"The other great love of my life, my first passion, is the cinema. I've been a fanatic movie-goer since age seven, when I would skip school and go to the movies by myself. It was at the movies that my sexuality and my love for writing came together. I must have been fourteen when I discovered Oscar Wilde through the movie The Man with the Green Carnation. I can say that I started writing when my homosexual feelings exploded in me. It didn't occur to me to give a name to my sexual feelings, and it didn't enter my mind that it could be possible to write about these feelings. Therefore, my first poems, stories, and plays were about rain, fog, death, meaninglessness: subjects which mirrored my confusion and pain.
"In my novel Latin Moon in Manhattan, I wanted to give shape in fictional terms to my experience of several years as a Spanish interpreter in the American court system. The metaphor also worked for me in the sense that, as an expatriate, an adopted son of this country, I began to perceive my role as that of someone who essentially is trying to illuminate for Colombians, here and in the old country, what it means to be an immigrant in the United States as we approach a new millennium. I also wanted to interpret for Americans what it means to be a new immigrant: the kind that skips the ghetto altogether, the kind that learns English and the customs of the new country, the kind that is doubly marginalized because of his endangered sexuality."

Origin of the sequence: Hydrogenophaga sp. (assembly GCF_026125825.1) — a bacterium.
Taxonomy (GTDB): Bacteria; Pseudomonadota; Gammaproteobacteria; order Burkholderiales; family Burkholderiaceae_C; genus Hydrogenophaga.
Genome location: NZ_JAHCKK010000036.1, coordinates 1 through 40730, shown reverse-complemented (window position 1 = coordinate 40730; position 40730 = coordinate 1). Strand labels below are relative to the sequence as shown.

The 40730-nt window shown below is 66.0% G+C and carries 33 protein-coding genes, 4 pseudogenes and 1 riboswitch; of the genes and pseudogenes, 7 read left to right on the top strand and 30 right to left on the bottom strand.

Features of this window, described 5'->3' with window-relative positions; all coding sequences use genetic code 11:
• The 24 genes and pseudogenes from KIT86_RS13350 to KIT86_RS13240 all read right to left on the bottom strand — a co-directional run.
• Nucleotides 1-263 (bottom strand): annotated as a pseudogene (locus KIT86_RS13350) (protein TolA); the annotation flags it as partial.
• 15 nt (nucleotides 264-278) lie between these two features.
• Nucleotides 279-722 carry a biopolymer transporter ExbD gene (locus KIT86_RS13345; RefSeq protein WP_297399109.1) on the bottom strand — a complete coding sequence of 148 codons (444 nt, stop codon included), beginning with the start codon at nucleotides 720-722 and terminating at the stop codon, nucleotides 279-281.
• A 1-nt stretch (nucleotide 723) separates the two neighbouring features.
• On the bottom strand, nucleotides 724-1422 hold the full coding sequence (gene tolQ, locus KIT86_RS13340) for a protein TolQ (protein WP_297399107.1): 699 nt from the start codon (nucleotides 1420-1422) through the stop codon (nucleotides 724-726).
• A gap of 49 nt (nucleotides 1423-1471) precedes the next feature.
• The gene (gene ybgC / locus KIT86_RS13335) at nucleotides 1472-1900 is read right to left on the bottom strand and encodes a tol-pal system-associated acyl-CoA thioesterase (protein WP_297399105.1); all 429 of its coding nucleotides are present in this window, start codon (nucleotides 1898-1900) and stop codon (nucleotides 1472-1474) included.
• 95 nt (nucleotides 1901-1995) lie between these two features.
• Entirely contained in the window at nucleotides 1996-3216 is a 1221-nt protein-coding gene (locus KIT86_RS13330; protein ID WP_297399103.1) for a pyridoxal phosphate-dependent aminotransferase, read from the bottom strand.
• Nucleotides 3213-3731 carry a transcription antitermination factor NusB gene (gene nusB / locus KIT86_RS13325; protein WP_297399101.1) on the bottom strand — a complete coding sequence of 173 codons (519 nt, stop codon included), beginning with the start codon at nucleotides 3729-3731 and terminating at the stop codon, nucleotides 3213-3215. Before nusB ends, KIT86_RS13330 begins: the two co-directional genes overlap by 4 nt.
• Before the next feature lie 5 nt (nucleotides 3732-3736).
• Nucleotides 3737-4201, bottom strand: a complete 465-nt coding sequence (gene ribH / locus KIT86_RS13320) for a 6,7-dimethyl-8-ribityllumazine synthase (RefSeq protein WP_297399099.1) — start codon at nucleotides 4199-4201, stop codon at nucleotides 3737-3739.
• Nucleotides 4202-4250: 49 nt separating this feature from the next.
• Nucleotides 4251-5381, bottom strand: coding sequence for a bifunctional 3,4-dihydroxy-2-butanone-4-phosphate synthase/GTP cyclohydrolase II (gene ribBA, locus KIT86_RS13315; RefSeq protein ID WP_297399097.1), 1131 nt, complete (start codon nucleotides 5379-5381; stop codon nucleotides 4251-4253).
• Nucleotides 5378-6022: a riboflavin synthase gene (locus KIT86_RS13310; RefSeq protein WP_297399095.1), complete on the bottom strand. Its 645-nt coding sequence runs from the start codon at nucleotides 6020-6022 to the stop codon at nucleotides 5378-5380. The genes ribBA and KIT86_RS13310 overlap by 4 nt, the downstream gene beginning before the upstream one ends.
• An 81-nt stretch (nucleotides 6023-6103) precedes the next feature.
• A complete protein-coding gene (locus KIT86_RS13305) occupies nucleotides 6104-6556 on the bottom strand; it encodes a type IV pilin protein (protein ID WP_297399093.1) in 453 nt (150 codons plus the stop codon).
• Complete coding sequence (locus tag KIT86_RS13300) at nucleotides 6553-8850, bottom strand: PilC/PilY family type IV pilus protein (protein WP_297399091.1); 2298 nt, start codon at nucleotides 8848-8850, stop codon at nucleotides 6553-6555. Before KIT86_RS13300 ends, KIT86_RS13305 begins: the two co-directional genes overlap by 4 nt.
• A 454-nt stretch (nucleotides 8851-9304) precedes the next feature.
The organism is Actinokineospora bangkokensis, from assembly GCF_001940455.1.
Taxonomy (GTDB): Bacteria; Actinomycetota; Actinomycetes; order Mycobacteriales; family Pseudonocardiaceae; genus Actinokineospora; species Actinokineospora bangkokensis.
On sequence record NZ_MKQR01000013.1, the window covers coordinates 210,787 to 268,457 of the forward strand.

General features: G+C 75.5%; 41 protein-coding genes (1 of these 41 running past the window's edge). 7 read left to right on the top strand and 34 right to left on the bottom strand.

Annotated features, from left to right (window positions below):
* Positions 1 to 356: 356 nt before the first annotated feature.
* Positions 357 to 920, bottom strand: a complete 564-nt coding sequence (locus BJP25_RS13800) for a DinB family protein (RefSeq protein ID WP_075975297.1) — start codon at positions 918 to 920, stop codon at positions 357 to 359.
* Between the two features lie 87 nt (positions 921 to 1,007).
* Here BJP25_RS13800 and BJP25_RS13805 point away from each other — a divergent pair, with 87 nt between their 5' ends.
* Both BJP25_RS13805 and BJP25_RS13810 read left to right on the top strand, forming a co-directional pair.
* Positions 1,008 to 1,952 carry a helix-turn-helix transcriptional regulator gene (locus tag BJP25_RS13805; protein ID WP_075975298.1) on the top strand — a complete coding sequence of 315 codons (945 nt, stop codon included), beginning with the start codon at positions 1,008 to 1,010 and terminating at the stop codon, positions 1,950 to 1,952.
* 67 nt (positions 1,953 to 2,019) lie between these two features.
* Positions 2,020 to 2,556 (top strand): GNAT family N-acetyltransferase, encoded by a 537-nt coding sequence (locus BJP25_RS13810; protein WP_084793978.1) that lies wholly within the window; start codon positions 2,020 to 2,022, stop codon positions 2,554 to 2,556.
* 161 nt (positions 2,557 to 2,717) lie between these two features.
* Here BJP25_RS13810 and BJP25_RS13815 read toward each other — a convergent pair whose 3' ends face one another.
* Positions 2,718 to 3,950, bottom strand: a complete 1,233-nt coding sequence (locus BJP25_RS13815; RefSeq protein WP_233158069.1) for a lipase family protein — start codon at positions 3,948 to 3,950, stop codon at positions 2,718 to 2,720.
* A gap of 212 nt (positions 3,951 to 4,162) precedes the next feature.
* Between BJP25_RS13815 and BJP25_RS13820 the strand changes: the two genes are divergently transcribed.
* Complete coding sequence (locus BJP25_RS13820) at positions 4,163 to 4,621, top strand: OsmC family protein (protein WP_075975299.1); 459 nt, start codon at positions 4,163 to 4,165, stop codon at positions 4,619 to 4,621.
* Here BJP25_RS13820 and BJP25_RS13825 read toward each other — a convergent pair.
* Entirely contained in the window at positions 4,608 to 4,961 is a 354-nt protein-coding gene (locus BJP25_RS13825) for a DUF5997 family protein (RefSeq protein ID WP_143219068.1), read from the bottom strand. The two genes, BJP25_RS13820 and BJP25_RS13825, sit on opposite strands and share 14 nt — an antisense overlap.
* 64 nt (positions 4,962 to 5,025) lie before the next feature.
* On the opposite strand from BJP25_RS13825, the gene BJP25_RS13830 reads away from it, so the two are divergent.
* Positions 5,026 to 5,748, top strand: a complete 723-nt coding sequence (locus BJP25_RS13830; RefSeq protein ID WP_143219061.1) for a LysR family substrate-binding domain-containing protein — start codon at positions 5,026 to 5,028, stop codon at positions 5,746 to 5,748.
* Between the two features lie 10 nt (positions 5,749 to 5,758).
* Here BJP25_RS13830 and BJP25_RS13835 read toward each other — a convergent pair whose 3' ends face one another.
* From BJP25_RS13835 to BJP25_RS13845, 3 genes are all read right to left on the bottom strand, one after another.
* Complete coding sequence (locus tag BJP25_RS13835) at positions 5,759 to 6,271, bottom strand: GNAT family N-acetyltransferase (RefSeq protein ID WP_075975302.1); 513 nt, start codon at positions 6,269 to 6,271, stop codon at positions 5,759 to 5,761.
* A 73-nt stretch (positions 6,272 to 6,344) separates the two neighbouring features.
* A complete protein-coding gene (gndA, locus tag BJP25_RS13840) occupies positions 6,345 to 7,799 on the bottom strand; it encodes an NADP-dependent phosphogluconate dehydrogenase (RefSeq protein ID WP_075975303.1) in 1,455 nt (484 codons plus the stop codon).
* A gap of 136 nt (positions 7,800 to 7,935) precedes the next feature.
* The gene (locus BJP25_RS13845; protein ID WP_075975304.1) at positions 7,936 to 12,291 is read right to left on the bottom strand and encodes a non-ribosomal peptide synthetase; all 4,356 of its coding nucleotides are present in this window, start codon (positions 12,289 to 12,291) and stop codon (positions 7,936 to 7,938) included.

BIOGRAPHICAL AND CRITICAL SOURCES:
Advocate, February 25, 1992, Sarah Schulman, review of Latin Moon in Manhattan, p. 82; April 25, 2006, Eduardo Santiago, review of Our Live Are the Rivers: A Novel, p. 64.
Booklist, June 1, 1999, Brad Hooper, review of Eminent Maricones: Arenas, Lorca, Puig, and Me. p. 1784; July, 1999, Brad Hooper, review of Besame Mucho: New Gay Latino Fiction, p. 1920; May 15, 2001, Ray Olson, review of Tarzan/My Body/Christopher Columbus, p. 1724; February 1, 2006, Marta Segal Block, review of Our Lives Are the Rivers: A Novel, p. 30.
Lambda Book Report, July, 2001, David Rosen, review of Tarzan/My Body/Christopher Columbus, p. 25.
Library Journal, July, 1999, David S. Azzolina, review of Besame Mucho, p. 138; August, 2001, Barbara Hoffert, review of Eminent Maricones, p. S75; February 1, 2006, Sofia A. Tangalos, review of Our Lives Are the Rivers, p. 73.
Melus, spring, 2001, George Monteiro, review of Eminent Maricones, p. 241.
Nation, September 6, 1999, George de Stefano, "Living La Vida Loca," p. 28.
New York Times Book Review, October 10, 1999, Daniel Mendelsohn, review of Eminent Maricones, p. 38.
Publishers Weekly, April 8, 1983, review of Colombian Gold: A Novel of Power and Corruption, p. 49; February 17, 1997, review of Twilight at the Equator, p. 211; May 31, 1999, review of Eminent Mari-cones, p 74; January 16, 2006, review of Our Lives Are the Rivers, p. 37.
School Library Journal, September, 2001, Barbara Hoffert, review of Eminent Maricones, p. S75.
HarperCollins Web site, http://www.harpercollins.com/ (September 29, 2006), "Jaime Manrique."
School of the Arts, Columbia University Web site, http://wwwapp.cc.columbia.edu/ (September 29, 2006), "Jaime Manrique."